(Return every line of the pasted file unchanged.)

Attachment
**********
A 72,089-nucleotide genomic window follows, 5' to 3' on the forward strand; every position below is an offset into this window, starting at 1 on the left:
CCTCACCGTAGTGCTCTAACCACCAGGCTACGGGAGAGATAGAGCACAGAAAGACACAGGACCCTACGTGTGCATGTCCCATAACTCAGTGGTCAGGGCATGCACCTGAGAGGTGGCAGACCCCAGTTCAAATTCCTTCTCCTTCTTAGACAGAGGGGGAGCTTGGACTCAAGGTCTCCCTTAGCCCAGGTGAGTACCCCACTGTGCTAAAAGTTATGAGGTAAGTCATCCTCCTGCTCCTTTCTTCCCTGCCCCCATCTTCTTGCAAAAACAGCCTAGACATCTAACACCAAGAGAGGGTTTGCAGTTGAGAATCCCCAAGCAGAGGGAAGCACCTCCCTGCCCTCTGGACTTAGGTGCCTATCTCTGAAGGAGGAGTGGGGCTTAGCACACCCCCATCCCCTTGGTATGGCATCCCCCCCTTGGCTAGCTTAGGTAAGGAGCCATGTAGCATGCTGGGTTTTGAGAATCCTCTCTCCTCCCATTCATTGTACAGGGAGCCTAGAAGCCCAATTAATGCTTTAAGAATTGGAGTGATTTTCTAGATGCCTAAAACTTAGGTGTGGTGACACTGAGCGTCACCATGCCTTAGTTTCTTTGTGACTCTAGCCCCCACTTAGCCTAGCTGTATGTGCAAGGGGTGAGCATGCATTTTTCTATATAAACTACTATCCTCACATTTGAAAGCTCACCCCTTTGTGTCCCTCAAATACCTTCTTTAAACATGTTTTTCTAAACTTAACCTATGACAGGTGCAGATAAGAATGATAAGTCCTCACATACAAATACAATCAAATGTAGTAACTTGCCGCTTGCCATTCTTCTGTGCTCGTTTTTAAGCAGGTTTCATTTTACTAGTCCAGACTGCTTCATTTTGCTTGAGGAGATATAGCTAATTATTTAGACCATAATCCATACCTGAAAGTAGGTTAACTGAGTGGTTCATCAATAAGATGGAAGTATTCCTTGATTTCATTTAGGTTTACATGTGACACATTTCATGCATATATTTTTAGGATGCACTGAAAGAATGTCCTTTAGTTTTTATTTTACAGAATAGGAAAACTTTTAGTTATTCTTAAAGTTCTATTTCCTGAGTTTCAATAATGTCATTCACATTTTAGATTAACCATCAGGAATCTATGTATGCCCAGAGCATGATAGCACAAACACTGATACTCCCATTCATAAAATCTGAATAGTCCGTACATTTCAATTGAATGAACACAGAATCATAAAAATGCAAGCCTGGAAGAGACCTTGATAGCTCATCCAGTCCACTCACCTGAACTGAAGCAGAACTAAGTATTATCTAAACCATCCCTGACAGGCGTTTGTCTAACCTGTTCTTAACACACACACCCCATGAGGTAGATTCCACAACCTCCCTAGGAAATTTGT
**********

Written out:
A 72,089-nucleotide genomic window follows, 5' to 3' on the forward strand; every position below is an offset into this window, starting at 1 on the left:
CCTCACCGTAGTGCTCTAACCACCAGGCTACGGGAGAGATAGAGCACAGAAAGACACAGGACCCTACGTGTGCATGTCCCATAACTCAGTGGTCAGGGCATGCACCTGAGAGGTGGCAGACCCCAGTTCAAATTCCTTCTCCTTCTTAGACAGAGGGGGAGCTTGGACTCAAGGTCTCCCTTAGCCCAGGTGAGTACCCCACTGTGCTAAAAGTTATGAGGTAAGTCATCCTCCTGCTCCTTTCTTCCCTGCCCCCATCTTCTTGCAAAAACAGCCTAGACATCTAACACCAAGAGAGGGTTTGCAGTTGAGAATCCCCAAGCAGAGGGAAGCACCTCCCTGCCCTCTGGACTTAGGTGCCTATCTCTGAAGGAGGAGTGGGGCTTAGCACACCCCCATCCCCTTGGTATGGCATCCCCCCCTTGGCTAGCTTAGGTAAGGAGCCATGTAGCATGCTGGGTTTTGAGAATCCTCTCTCCTCCCATTCATTGTACAGGGAGCCTAGAAGCCCAATTAATGCTTTAAGAATTGGAGTGATTTTCTAGATGCCTAAAACTTAGGTGTGGTGACACTGAGCGTCACCATGCCTTAGTTTCTTTGTGACTCTAGCCCCCACTTAGCCTAGCTGTATGTGCAAGGGGTGAGCATGCATTTTTCTATATAAACTACTATCCTCACATTTGAAAGCTCACCCCTTTGTGTCCCTCAAATACCTTCTTTAAACATGTTTTTCTAAACTTAACCTATGACAGGTGCAGATAAGAATGATAAGTCCTCACATACAAATACAATCAAATGTAGTAACTTGCCGCTTGCCATTCTTCTGTGCTCGTTTTTAAGCAGGTTTCATTTTACTAGTCCAGACTGCTTCATTTTGCTTGAGGAGATATAGCTAATTATTTAGACCATAATCCATACCTGAAAGTAGGTTAACTGAGTGGTTCATCAATAAGATGGAAGTATTCCTTGATTTCATTTAGGTTTACATGTGACACATTTCATGCATATATTTTTAGGATGCACTGAAAGAATGTCCTTTAGTTTTTATTTTACAGAATAGGAAAACTTTTAGTTATTCTTAAAGTTCTATTTCCTGAGTTTCAATAATGTCATTCACATTTTAGATTAACCATCAGGAATCTATGTATGCCCAGAGCATGATAGCACAAACACTGATACTCCCATTCATAAAATCTGAATAGTCCGTACATTTCAATTGAATGAACACAGAATCATAAAAATGCAAGCCTGGAAGAGACCTTGATAGCTCATCCAGTCCACTCACCTGAACTGAAGCAGAACTAAGTATTATCTAAACCATCCCTGACAGGCGTTTGTCTAACCTGTTCTTAACACACACACCCCATGAGGTAGATTCCACAACCTCCCTAGGAAATTTGT